What does it say?
Tola and Jair are two relatively minor judges of the 12 recorded in the book (Jud 10). Following them, the fifth cycle of sin begins. The Ammonites are the oppressors from the east while the Philistines are a constant threat to the west. As before, when things are bad enough the people cry out to God for help.
Jephthah is the judge that will bring deliverance to Israel (Jud 11). Despite being the son of a prostitute with a rough upbringing, Jephthah is an imposing leader and fierce warrior that provides victory over the Ammonites. His devotion to Jehovah appears genuine, but he makes a foolish vow to give God the first living thing that comes from his house when he returns in victory. He undoubtedly thinks one of his animals will be his offering, but is shocked when his daughter, his only child, is the first to come from his house.
The Ephraimites are again offended that they were not included in the victory over Ammon (Jud 12). Abimelech appeased them with diplomacy; Jephthah responds with a sword and kills 42,000 of Ephraim in a civil war. When order is restored, the judges Ibzan, Elon and Abdon follow Jephthah.
What does it mean?
The cycle of sin, oppression, crying to God and deliverance continues. The cycle continues because biblical living in submission to God’s mission never follows deliverance. Many believers today go through the same trials repeatedly because they never engage in God’s mission and biblical living.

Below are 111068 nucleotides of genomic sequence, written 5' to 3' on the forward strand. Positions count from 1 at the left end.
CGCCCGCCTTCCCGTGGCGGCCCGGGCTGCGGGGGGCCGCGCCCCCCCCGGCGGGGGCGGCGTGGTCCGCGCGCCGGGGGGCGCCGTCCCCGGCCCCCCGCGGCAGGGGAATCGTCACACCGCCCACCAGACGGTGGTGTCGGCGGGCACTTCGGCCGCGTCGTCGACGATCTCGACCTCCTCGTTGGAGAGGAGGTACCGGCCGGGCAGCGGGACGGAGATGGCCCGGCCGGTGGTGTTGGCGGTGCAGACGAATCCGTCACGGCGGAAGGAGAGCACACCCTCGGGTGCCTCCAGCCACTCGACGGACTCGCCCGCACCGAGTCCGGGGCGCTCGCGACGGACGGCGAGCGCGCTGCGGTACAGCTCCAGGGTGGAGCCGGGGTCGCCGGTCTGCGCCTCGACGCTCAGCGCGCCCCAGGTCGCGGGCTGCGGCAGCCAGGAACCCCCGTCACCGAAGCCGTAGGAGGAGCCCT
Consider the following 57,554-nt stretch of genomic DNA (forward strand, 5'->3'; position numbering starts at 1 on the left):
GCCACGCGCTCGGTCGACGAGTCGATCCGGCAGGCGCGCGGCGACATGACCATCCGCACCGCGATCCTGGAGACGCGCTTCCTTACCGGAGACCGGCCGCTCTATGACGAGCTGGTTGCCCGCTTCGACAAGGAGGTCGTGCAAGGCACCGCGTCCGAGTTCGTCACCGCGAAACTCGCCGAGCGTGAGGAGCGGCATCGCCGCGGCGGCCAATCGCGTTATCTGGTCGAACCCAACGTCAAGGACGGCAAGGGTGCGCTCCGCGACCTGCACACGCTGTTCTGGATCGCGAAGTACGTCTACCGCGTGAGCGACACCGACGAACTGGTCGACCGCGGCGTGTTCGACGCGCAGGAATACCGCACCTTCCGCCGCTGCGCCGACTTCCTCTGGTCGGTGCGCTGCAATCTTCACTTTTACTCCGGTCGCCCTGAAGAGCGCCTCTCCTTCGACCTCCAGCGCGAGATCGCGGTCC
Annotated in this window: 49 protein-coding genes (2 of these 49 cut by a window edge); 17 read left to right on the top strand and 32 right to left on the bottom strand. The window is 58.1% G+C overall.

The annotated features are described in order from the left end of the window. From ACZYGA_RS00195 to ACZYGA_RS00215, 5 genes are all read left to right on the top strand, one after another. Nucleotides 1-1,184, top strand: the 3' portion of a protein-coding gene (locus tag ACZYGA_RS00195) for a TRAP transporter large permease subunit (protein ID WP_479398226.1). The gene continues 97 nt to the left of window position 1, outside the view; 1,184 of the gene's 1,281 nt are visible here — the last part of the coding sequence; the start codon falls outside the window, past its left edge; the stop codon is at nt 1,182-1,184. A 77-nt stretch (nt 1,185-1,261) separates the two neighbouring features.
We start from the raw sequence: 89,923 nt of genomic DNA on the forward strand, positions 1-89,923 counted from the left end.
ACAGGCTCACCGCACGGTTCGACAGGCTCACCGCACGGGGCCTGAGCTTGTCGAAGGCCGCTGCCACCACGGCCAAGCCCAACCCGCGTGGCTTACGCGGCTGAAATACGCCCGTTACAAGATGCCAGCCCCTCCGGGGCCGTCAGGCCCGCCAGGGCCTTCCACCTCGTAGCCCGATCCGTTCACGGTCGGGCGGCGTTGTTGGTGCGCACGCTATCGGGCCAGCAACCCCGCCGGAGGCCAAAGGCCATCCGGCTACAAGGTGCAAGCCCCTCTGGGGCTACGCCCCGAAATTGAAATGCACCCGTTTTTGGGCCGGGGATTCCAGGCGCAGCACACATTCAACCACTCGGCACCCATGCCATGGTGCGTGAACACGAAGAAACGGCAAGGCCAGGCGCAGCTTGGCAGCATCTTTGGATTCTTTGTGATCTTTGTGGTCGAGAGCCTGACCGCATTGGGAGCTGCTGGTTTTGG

The tragedy of Jephthah’s daughter results from the legalistic thinking that one needs to negotiate with God – God, if you give me this, then I will do that. Whether or not Jephthah literally offered his daughter as a sacrifice is a matter of great debate. The text allows for two options: 1) he does literally sacrifice his daughter, or 2) she lives the rest of her life unmarried in sacrificial service to God, much like a nun.
Jephthah was a great warrior and his devotion to God was beyond question as witnessed by his follow-through on his vow that unexpectedly involved his only child. Sadly, he was ignorant of the scriptures that prohibited human sacrifice and provided options for him to be faithful to his vow and at the same time redeem his daughter (Lev 27:1-8).
How will I respond?
Do I attempt to negotiate with God? When confronted with a foolish decision, have I learned to turn to the scriptures to discover my options? Is there a step I can take today to learn more about the Bible and how to apply it to my life?